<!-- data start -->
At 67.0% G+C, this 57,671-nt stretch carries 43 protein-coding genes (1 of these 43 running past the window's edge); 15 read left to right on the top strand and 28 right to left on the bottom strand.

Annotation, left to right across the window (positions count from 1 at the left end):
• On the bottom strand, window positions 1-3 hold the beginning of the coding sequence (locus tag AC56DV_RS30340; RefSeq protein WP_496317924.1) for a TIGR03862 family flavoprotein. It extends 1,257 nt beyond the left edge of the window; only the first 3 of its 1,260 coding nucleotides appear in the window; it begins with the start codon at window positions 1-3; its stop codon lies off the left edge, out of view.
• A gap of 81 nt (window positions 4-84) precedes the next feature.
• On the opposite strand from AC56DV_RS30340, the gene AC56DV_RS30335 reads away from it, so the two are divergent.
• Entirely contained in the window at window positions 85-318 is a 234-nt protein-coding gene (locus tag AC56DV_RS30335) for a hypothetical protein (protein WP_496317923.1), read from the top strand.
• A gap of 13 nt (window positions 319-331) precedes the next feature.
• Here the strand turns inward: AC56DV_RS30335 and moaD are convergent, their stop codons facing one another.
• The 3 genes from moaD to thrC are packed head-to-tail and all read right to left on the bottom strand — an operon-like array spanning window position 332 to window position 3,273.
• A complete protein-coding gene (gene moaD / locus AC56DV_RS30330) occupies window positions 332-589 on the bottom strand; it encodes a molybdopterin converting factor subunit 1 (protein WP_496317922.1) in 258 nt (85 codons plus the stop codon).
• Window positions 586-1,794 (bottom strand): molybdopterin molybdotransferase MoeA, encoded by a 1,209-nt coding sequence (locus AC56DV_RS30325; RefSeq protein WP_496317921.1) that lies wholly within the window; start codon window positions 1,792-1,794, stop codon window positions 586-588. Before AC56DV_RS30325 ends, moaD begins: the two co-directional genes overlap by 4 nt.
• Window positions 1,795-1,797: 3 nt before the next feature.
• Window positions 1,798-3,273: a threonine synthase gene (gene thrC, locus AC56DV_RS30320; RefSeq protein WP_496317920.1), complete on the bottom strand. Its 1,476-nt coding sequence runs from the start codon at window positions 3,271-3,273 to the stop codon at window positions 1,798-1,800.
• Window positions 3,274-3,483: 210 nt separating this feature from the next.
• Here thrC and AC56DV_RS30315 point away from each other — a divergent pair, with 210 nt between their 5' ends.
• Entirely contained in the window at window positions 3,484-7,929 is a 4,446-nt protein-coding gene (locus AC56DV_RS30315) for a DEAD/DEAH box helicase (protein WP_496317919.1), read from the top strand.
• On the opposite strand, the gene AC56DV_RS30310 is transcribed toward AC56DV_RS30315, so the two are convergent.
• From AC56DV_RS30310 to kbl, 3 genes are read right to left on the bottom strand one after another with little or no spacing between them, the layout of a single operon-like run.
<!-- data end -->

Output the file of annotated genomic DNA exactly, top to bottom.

At 67.0% G+C, this 57,671-nt stretch carries 43 protein-coding genes (1 of these 43 running past the window's edge); 15 read left to right on the top strand and 28 right to left on the bottom strand.

Annotation, left to right across the window (positions count from 1 at the left end):
• On the bottom strand, window positions 1-3 hold the beginning of the coding sequence (locus tag AC56DV_RS30340; RefSeq protein WP_496317924.1) for a TIGR03862 family flavoprotein. It extends 1,257 nt beyond the left edge of the window; only the first 3 of its 1,260 coding nucleotides appear in the window; it begins with the start codon at window positions 1-3; its stop codon lies off the left edge, out of view.
• A gap of 81 nt (window positions 4-84) precedes the next feature.
• On the opposite strand from AC56DV_RS30340, the gene AC56DV_RS30335 reads away from it, so the two are divergent.
• Entirely contained in the window at window positions 85-318 is a 234-nt protein-coding gene (locus tag AC56DV_RS30335) for a hypothetical protein (protein WP_496317923.1), read from the top strand.
• A gap of 13 nt (window positions 319-331) precedes the next feature.
• Here the strand turns inward: AC56DV_RS30335 and moaD are convergent, their stop codons facing one another.
• The 3 genes from moaD to thrC are packed head-to-tail and all read right to left on the bottom strand — an operon-like array spanning window position 332 to window position 3,273.
• A complete protein-coding gene (gene moaD / locus AC56DV_RS30330) occupies window positions 332-589 on the bottom strand; it encodes a molybdopterin converting factor subunit 1 (protein WP_496317922.1) in 258 nt (85 codons plus the stop codon).
• Window positions 586-1,794 (bottom strand): molybdopterin molybdotransferase MoeA, encoded by a 1,209-nt coding sequence (locus AC56DV_RS30325; RefSeq protein WP_496317921.1) that lies wholly within the window; start codon window positions 1,792-1,794, stop codon window positions 586-588. Before AC56DV_RS30325 ends, moaD begins: the two co-directional genes overlap by 4 nt.
• Window positions 1,795-1,797: 3 nt before the next feature.
• Window positions 1,798-3,273: a threonine synthase gene (gene thrC, locus AC56DV_RS30320; RefSeq protein WP_496317920.1), complete on the bottom strand. Its 1,476-nt coding sequence runs from the start codon at window positions 3,271-3,273 to the stop codon at window positions 1,798-1,800.
• Window positions 3,274-3,483: 210 nt separating this feature from the next.
• Here thrC and AC56DV_RS30315 point away from each other — a divergent pair, with 210 nt between their 5' ends.
• Entirely contained in the window at window positions 3,484-7,929 is a 4,446-nt protein-coding gene (locus AC56DV_RS30315) for a DEAD/DEAH box helicase (protein WP_496317919.1), read from the top strand.
• On the opposite strand, the gene AC56DV_RS30310 is transcribed toward AC56DV_RS30315, so the two are convergent.
• From AC56DV_RS30310 to kbl, 3 genes are read right to left on the bottom strand one after another with little or no spacing between them, the layout of a single operon-like run.